Eastern Oklahoma State College Newspapers

Established by the first state legislature in 1908, Eastern Oklahoma State College first opened its doors in Wilburton, Oklahoma, on January 11, 1909, as the Oklahoma School of Mines and Metallurgy. Dr. George E. Ladd served as the school’s first president. The prevalence of the coal industry in Southeastern Oklahoma created a need for technical training in mining and related subjects. The school was forced to closed briefly curing the first World War due to low enrollment, but it reopened again in 1920. Over the years, more liberal arts programs were added, and due to the decline of mining in the area, the mining programs were phased out. In 1927 the school’s name was changed to Eastern Oklahoma College to reflect these changes, although the Wilburton campus continues as the home of the Oklahoma Miner Training Institute, which provides training in mine safety and health. In 1941 the school’s name was changed again to the Eastern Oklahoma Agricultural and Mechanical College, then again in 1967 to Eastern Oklahoma State College (EOSC). Fifty years later, the college offers more than forty associates degrees and certificate programs at four different locations: Wilburton, McAlester, Idabel, and Antlers.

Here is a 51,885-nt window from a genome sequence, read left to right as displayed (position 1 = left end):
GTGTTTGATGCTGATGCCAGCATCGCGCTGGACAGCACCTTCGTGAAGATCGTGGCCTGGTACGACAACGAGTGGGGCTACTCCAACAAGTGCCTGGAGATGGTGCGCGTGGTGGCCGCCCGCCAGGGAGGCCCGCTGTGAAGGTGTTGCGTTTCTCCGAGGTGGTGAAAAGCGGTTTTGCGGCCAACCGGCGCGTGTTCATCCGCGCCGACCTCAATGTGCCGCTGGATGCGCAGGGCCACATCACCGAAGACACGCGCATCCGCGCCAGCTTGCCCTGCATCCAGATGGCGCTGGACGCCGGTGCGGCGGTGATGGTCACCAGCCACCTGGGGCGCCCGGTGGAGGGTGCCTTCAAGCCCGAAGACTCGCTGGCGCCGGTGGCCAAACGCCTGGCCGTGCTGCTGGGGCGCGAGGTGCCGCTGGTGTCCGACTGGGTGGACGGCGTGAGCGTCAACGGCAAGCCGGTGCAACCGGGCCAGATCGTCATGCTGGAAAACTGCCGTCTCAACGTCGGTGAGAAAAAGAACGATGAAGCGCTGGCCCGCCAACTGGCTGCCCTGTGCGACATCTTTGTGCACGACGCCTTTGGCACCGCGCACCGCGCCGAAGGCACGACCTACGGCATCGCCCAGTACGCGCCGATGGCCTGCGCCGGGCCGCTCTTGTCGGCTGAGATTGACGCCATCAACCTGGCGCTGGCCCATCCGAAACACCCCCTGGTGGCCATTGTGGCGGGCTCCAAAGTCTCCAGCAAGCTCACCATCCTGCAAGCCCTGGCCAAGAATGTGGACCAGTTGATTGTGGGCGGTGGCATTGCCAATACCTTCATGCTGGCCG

During its early years as a mining school, EOSC printed the Oklahoma Miner with student and school news. The third issue was dated December 25, 1916, and it was published every two weeks. In 1932, a new student newspaper was established and titled the Mountaineer, which offered stories on campus activities, faculty news, sports, and student government, along with advertising from Wilburton, McAlester, Hartshorne, and Idabel. The Mountaineer was published monthly or bi-monthly during the regular school year. In 1960, it won the Best All-Around Oklahoma Junior College Newspaper Award from the Oklahoma Collegiate Press Association. In January 1961, the school’s name was added to the publication’s title: the Eastern A&M Mountaineer. With the final change in the institution’s name in 1967, the paper also received its final title change to the Eastern Statesman. The print edition continued into the 2018-2019 school year as a member of the Oklahoma Collegiate Press Association, the Community College Journalism Association, the Student Press Law Center, and the Oklahoma Interscholastic Press Association. By 2021-2022, the publication shifted to online only where it provides local stories, campus news, sports, and entertainment: https://www.statesman.eosc.edu/.

At a Glance

Cite This Collection

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Eastern Oklahoma State College Newspapers in The Gateway to Oklahoma History. Oklahoma Historical Society. https://gateway.okhistory.org/explore/collections/EOSN/ accessed December 1, 2023.

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